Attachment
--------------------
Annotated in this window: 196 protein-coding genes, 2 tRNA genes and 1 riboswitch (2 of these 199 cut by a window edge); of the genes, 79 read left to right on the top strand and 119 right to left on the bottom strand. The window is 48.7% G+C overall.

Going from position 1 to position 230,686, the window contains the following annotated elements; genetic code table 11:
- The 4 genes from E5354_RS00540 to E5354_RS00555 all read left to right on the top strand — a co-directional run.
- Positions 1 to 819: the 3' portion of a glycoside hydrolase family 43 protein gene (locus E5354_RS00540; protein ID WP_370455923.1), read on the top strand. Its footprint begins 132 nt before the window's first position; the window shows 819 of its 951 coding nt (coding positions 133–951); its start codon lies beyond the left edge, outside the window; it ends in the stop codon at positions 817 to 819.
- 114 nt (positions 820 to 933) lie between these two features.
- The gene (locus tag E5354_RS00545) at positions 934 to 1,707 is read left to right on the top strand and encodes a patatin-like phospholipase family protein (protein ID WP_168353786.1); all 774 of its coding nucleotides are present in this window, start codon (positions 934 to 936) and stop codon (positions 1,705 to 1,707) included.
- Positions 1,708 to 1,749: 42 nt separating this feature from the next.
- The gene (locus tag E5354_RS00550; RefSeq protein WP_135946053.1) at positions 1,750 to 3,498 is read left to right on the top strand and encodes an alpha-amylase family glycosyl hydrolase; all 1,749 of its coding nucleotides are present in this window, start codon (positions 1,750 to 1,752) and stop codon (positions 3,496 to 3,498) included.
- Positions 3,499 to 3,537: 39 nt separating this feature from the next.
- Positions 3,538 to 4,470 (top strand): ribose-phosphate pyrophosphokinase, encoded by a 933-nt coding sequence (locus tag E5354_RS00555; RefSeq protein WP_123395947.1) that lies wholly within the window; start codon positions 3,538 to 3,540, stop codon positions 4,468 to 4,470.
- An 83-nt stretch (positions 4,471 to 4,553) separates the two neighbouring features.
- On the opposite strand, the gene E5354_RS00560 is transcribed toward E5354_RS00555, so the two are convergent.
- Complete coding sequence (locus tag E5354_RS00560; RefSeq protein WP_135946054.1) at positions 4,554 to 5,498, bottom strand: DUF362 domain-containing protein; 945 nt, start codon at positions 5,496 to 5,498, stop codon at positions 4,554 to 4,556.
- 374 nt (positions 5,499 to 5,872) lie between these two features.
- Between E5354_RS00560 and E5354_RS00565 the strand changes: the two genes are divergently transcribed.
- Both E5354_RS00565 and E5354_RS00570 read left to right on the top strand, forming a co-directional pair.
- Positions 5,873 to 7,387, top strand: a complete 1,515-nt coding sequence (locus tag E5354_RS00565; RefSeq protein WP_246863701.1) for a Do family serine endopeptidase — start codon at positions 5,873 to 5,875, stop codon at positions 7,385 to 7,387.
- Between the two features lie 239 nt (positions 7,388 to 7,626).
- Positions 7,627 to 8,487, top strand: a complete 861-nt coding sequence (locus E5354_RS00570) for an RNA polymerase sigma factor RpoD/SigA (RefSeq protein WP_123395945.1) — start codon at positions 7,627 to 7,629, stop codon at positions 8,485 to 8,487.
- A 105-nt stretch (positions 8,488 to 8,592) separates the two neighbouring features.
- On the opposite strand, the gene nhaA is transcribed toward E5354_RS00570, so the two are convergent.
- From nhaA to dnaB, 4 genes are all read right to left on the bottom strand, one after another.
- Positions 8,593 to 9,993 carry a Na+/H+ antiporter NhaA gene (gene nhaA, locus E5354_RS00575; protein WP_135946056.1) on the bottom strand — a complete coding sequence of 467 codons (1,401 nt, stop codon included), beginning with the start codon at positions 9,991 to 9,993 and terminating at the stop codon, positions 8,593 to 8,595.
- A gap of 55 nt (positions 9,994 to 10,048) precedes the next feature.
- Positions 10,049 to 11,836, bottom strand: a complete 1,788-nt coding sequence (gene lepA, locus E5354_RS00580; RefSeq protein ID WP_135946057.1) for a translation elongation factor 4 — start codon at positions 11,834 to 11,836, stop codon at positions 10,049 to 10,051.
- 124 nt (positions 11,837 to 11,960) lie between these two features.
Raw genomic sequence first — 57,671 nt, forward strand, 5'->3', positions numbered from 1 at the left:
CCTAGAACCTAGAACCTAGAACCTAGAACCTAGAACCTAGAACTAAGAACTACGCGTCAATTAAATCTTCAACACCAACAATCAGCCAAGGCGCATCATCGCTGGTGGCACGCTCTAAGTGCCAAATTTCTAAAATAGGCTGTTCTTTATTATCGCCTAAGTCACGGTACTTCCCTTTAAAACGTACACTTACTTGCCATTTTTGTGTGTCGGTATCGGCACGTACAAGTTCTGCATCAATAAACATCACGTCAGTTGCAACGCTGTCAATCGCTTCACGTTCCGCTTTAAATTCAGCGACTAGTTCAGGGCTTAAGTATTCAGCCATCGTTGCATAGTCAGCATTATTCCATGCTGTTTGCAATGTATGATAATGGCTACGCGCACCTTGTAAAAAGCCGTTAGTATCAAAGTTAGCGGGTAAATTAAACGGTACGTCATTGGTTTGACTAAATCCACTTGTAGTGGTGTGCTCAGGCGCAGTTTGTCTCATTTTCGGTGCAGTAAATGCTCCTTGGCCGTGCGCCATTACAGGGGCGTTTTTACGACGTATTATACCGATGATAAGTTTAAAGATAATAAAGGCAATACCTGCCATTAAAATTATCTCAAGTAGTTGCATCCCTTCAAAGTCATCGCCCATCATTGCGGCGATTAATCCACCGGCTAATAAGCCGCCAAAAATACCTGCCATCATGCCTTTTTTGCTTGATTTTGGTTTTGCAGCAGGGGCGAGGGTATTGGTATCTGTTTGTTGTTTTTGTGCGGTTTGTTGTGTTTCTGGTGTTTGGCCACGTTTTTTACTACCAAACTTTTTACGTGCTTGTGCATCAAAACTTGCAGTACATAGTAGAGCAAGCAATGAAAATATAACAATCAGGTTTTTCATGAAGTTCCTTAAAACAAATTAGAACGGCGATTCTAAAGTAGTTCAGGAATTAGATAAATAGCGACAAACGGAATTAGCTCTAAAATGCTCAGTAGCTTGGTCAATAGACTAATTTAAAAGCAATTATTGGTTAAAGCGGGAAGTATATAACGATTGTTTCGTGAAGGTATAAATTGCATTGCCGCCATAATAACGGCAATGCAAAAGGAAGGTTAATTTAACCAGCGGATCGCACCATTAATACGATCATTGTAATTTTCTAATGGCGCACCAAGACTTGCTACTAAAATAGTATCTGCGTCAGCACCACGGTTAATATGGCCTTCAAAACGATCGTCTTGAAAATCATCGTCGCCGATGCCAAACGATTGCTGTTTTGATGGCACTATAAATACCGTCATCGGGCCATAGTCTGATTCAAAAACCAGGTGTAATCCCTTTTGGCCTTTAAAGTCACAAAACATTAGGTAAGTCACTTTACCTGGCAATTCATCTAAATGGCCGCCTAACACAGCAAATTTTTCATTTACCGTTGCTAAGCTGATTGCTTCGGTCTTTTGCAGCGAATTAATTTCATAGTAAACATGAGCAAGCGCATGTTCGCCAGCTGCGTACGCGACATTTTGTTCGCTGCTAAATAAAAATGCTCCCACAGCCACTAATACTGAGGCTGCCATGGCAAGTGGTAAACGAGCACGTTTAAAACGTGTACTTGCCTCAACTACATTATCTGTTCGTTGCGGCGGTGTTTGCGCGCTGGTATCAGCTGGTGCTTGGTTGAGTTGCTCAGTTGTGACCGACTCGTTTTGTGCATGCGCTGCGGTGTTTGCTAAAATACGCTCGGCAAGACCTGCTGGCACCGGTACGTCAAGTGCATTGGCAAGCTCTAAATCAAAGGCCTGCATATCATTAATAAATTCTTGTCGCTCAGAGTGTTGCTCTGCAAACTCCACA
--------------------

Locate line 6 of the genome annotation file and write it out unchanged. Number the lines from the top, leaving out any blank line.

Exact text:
- The gene (locus tag E5354_RS00545) at positions 934 to 1,707 is read left to right on the top strand and encodes a patatin-like phospholipase family protein (protein ID WP_168353786.1); all 774 of its coding nucleotides are present in this window, start codon (positions 934 to 936) and stop codon (positions 1,705 to 1,707) included.